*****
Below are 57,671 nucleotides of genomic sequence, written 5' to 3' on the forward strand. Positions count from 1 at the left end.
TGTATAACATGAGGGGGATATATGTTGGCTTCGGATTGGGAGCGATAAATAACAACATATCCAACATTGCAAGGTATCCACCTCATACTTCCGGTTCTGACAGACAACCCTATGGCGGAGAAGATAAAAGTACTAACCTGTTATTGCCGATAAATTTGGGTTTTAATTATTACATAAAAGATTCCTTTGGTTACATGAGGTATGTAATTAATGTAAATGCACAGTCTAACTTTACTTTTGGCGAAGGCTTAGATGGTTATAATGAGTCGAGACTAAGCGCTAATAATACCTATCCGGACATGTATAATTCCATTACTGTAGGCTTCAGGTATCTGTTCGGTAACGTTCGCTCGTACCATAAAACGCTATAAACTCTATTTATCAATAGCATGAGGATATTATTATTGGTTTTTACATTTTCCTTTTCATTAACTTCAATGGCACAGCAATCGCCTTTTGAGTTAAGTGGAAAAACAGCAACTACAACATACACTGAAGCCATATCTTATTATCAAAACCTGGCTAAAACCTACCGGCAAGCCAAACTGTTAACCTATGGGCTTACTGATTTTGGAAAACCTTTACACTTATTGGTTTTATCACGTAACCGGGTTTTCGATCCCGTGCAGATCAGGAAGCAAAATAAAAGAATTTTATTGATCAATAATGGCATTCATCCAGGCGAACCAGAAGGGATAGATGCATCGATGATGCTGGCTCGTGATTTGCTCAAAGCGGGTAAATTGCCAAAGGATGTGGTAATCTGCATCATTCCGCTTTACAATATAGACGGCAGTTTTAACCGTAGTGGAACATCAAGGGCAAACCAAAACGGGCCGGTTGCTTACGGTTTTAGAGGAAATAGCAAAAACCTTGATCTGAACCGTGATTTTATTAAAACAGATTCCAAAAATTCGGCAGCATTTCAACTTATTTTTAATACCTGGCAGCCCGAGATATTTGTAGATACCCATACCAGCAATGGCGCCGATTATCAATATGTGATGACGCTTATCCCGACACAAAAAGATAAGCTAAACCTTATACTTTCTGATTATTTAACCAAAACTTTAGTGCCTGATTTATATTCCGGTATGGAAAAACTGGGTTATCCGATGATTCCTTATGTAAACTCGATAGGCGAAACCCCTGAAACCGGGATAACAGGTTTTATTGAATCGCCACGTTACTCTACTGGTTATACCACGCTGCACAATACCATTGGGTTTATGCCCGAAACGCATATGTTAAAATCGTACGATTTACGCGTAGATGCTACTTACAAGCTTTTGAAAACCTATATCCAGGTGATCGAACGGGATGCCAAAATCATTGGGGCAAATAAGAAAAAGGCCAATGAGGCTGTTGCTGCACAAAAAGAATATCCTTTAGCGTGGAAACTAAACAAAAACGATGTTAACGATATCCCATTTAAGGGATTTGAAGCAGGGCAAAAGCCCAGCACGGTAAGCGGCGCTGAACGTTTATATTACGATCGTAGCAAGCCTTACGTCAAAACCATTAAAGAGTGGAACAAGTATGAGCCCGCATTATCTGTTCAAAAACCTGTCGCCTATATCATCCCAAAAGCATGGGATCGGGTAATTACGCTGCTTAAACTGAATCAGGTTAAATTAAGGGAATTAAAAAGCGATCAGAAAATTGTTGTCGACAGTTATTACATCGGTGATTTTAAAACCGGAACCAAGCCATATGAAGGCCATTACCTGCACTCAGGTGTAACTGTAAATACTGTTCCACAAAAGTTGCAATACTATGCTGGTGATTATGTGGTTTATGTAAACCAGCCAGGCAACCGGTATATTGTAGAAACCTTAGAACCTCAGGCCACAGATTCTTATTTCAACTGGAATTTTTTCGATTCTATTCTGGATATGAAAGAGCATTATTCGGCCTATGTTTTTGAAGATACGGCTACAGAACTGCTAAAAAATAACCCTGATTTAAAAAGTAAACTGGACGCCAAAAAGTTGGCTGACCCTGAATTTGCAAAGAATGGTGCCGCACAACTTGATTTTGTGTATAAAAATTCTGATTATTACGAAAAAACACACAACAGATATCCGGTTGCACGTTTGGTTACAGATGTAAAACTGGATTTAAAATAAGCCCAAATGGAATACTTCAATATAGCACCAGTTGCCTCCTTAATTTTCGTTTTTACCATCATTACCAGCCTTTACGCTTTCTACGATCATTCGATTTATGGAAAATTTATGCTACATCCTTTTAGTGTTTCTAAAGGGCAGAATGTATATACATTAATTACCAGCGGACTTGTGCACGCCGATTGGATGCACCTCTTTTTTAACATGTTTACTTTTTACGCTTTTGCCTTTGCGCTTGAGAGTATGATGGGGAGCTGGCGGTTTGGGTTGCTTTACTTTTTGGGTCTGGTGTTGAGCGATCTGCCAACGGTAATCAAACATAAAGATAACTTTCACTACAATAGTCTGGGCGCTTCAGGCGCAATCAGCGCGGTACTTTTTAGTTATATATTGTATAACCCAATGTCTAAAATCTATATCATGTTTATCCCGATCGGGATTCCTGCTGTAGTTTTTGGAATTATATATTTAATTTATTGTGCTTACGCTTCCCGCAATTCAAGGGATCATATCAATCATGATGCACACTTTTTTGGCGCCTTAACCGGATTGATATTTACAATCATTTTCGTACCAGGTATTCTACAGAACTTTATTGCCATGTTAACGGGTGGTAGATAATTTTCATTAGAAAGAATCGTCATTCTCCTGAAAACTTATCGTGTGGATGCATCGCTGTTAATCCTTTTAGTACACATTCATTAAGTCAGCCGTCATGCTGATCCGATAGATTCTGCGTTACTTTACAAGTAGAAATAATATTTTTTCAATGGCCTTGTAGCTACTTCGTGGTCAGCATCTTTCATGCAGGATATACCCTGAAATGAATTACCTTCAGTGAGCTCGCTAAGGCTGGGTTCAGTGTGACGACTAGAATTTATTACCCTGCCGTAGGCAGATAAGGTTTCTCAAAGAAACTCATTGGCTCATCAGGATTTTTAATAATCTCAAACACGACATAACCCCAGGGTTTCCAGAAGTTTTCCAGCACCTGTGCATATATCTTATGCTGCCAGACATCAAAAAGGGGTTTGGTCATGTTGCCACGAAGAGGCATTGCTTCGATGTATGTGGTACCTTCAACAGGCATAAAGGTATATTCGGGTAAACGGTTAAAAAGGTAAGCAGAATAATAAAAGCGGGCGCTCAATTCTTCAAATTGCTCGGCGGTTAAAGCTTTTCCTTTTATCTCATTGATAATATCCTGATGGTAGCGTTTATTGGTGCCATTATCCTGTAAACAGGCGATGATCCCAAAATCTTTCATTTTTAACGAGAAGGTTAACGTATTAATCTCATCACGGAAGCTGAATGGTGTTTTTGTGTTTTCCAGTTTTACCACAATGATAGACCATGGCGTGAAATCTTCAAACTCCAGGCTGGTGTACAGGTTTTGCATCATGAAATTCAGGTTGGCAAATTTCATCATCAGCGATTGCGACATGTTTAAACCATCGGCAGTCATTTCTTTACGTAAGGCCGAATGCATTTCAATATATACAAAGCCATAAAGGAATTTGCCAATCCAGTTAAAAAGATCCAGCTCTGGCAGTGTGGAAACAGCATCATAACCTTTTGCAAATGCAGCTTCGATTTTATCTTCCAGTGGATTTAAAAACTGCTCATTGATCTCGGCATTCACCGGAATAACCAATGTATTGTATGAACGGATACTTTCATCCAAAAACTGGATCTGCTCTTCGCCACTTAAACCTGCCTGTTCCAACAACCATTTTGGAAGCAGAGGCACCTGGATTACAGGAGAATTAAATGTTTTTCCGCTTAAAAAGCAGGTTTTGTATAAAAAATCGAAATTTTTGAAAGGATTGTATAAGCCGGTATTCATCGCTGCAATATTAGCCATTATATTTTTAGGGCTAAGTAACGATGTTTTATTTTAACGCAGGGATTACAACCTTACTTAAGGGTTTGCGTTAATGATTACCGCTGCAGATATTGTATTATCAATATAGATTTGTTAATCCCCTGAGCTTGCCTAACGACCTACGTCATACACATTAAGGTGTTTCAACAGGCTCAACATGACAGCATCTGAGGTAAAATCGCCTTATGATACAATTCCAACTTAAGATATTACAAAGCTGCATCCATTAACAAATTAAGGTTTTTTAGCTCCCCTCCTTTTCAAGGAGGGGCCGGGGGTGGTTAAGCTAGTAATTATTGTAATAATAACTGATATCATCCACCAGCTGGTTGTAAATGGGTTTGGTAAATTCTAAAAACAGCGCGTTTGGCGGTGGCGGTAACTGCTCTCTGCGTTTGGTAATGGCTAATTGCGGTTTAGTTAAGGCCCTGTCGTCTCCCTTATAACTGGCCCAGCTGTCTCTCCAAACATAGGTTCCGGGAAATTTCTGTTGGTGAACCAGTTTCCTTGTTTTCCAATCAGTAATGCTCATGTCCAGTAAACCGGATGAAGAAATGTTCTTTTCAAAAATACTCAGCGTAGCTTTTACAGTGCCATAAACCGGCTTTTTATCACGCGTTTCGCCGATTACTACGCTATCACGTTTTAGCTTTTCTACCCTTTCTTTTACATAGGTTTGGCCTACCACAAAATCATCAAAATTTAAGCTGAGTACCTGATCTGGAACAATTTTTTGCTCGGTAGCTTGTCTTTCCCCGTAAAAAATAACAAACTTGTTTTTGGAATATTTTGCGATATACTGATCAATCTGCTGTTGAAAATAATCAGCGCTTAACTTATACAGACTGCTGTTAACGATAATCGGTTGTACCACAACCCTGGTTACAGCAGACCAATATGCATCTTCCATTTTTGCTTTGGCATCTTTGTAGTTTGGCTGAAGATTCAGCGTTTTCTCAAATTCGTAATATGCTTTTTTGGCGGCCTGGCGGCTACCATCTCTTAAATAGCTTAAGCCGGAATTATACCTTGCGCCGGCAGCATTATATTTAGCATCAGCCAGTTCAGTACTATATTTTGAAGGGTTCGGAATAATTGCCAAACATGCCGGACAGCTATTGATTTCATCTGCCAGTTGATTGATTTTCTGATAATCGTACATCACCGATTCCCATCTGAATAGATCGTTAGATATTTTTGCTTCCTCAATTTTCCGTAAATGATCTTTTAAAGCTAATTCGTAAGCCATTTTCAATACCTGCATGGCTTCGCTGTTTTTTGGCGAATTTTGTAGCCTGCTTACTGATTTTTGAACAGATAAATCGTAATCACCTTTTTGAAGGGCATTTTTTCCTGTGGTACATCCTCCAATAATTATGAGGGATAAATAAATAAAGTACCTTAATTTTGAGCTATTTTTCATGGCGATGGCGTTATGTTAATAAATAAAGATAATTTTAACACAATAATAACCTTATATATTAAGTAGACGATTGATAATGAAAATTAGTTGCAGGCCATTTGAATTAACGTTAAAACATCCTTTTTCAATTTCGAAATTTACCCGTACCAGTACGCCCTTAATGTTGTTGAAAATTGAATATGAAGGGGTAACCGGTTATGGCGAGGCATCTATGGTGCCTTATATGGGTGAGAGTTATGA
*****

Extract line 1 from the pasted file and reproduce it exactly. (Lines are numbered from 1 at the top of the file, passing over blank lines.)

Below are 57,671 nucleotides of genomic sequence, written 5' to 3' on the forward strand. Positions count from 1 at the left end.